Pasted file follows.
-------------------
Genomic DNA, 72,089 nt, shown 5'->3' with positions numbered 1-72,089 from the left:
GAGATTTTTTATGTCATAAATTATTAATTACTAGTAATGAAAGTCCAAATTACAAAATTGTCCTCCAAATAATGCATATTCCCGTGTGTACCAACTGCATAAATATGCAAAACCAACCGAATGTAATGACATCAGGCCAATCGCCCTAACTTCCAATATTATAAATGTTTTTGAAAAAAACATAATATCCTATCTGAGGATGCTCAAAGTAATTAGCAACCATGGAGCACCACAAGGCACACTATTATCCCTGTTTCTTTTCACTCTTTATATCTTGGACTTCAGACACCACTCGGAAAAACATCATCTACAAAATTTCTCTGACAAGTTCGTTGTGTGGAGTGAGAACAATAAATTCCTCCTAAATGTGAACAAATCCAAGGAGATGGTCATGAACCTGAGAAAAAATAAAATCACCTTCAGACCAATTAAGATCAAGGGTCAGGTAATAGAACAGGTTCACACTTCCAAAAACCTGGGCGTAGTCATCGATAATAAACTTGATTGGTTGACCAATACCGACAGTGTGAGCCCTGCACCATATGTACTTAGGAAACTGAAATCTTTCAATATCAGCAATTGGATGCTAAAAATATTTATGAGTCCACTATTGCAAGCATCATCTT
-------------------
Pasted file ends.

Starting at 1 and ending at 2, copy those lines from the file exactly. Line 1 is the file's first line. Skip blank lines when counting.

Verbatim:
Genomic DNA, 72,089 nt, shown 5'->3' with positions numbered 1-72,089 from the left:
GAGATTTTTTATGTCATAAATTATTAATTACTAGTAATGAAAGTCCAAATTACAAAATTGTCCTCCAAATAATGCATATTCCCGTGTGTACCAACTGCATAAATATGCAAAACCAACCGAATGTAATGACATCAGGCCAATCGCCCTAACTTCCAATATTATAAATGTTTTTGAAAAAAACATAATATCCTATCTGAGGATGCTCAAAGTAATTAGCAACCATGGAGCACCACAAGGCACACTATTATCCCTGTTTCTTTTCACTCTTTATATCTTGGACTTCAGACACCACTCGGAAAAACATCATCTACAAAATTTCTCTGACAAGTTCGTTGTGTGGAGTGAGAACAATAAATTCCTCCTAAATGTGAACAAATCCAAGGAGATGGTCATGAACCTGAGAAAAAATAAAATCACCTTCAGACCAATTAAGATCAAGGGTCAGGTAATAGAACAGGTTCACACTTCCAAAAACCTGGGCGTAGTCATCGATAATAAACTTGATTGGTTGACCAATACCGACAGTGTGAGCCCTGCACCATATGTACTTAGGAAACTGAAATCTTTCAATATCAGCAATTGGATGCTAAAAATATTTATGAGTCCACTATTGCAAGCATCATCTT